Project Jukebox

Digital Branch of the University of Alaska Fairbanks Oral History Program
Maureen and Bob Carlson
Maureen and Bob Carlson
Maureen and Bob Carlson talk about moving to Bethel and the difficulties of finding land or housing.

Digital Asset Information

Archive #: Oral History 2011-27-01

Project: Bethel Communities of Memory
Date of Interview: Jan 27, 1996
Narrator(s): Maureen & Bob Carlson
Location of Interview:
Location of Topic:
Funding Partners:
Alaska Humanities Forum
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Sections

Coming to Bethel

Finding a house in Bethel

Coming to Bethel for work

Trying to find housing

Trying to find land for the ASHA house he bought

Enjoying life in Bethel

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Transcript



Maureen: My name is Maureen Carlson. I'm a teacher here at Kilbuck. Have been for, well several months now.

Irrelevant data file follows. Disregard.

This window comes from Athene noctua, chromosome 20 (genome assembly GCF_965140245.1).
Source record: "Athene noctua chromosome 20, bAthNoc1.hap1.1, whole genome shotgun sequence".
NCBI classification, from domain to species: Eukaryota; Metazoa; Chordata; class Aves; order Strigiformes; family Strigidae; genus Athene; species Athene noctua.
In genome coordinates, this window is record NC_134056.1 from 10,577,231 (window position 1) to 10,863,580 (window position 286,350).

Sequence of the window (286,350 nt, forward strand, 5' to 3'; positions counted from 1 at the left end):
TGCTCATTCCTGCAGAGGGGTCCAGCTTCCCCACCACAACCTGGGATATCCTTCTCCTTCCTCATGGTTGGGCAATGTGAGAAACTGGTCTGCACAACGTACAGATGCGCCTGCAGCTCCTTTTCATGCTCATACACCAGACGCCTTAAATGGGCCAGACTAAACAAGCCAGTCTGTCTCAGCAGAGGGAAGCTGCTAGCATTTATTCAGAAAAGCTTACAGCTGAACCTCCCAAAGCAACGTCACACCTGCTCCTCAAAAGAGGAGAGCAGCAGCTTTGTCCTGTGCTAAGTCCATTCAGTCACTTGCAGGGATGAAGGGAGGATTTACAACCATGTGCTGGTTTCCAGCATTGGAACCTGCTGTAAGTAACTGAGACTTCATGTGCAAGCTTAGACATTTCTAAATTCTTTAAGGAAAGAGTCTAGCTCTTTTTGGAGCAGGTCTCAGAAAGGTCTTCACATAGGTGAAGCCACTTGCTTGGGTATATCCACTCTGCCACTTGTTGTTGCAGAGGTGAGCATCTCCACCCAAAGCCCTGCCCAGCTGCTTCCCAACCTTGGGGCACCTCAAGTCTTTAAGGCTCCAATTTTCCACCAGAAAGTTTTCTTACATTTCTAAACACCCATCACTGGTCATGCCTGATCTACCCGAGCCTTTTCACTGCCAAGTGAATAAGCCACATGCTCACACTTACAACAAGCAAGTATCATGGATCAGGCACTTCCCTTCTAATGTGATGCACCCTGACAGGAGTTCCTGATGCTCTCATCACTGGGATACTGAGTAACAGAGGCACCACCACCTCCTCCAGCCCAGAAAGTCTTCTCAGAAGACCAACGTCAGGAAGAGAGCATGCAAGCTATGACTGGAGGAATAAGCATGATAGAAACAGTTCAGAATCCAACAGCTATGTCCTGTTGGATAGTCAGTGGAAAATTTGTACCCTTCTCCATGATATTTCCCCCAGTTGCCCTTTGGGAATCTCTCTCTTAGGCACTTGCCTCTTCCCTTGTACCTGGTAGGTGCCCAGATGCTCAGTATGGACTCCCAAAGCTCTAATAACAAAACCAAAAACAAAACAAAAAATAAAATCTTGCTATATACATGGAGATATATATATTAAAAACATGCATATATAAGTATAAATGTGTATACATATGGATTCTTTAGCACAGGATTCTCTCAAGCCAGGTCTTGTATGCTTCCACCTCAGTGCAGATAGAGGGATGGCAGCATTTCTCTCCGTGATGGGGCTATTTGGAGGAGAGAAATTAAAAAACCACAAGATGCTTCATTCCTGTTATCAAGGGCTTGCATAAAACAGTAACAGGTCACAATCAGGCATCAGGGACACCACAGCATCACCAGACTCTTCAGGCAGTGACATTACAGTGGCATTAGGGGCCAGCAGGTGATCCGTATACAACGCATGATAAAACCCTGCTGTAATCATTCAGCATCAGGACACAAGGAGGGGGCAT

We'll be here for a year this, when did we come here? Bob: You came here in August.

Maureen: I came here, well, I tried to come here in April. My husband got a job. We've taught in Alaska for the last several years. So coming to Bethel had always been a place we stopped trying to get the jet back into Anchorage to do shopping or to go back east to visit family.

All I ever remember of Bethel is trying to blow from one air terminal to another and literally holding my dog with me and kind of getting from one place to another and thinking I'll never live there. That place is hopeless.